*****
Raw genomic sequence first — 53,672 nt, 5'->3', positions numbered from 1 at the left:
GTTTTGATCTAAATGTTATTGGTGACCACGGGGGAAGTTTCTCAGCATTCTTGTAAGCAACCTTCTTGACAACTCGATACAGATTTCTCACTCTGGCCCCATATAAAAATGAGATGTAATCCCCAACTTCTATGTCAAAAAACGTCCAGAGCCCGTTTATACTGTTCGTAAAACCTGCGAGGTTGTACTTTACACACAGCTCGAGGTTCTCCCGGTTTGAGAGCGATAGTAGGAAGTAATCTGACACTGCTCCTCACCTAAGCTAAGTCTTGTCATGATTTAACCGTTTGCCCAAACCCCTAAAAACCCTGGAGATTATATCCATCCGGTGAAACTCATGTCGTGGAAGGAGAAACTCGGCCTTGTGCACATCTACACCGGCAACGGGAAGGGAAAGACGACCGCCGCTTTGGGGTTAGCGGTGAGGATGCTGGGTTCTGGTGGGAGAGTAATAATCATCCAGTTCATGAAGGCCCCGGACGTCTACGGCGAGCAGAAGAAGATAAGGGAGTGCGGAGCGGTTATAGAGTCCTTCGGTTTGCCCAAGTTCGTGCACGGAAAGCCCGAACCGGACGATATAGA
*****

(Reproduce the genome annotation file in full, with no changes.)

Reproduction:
Raw genomic sequence first — 53,672 nt, 5'->3', positions numbered from 1 at the left:
GTTTTGATCTAAATGTTATTGGTGACCACGGGGGAAGTTTCTCAGCATTCTTGTAAGCAACCTTCTTGACAACTCGATACAGATTTCTCACTCTGGCCCCATATAAAAATGAGATGTAATCCCCAACTTCTATGTCAAAAAACGTCCAGAGCCCGTTTATACTGTTCGTAAAACCTGCGAGGTTGTACTTTACACACAGCTCGAGGTTCTCCCGGTTTGAGAGCGATAGTAGGAAGTAATCTGACACTGCTCCTCACCTAAGCTAAGTCTTGTCATGATTTAACCGTTTGCCCAAACCCCTAAAAACCCTGGAGATTATATCCATCCGGTGAAACTCATGTCGTGGAAGGAGAAACTCGGCCTTGTGCACATCTACACCGGCAACGGGAAGGGAAAGACGACCGCCGCTTTGGGGTTAGCGGTGAGGATGCTGGGTTCTGGTGGGAGAGTAATAATCATCCAGTTCATGAAGGCCCCGGACGTCTACGGCGAGCAGAAGAAGATAAGGGAGTGCGGAGCGGTTATAGAGTCCTTCGGTTTGCCCAAGTTCGTGCACGGAAAGCCCGAACCGGACGATATAGA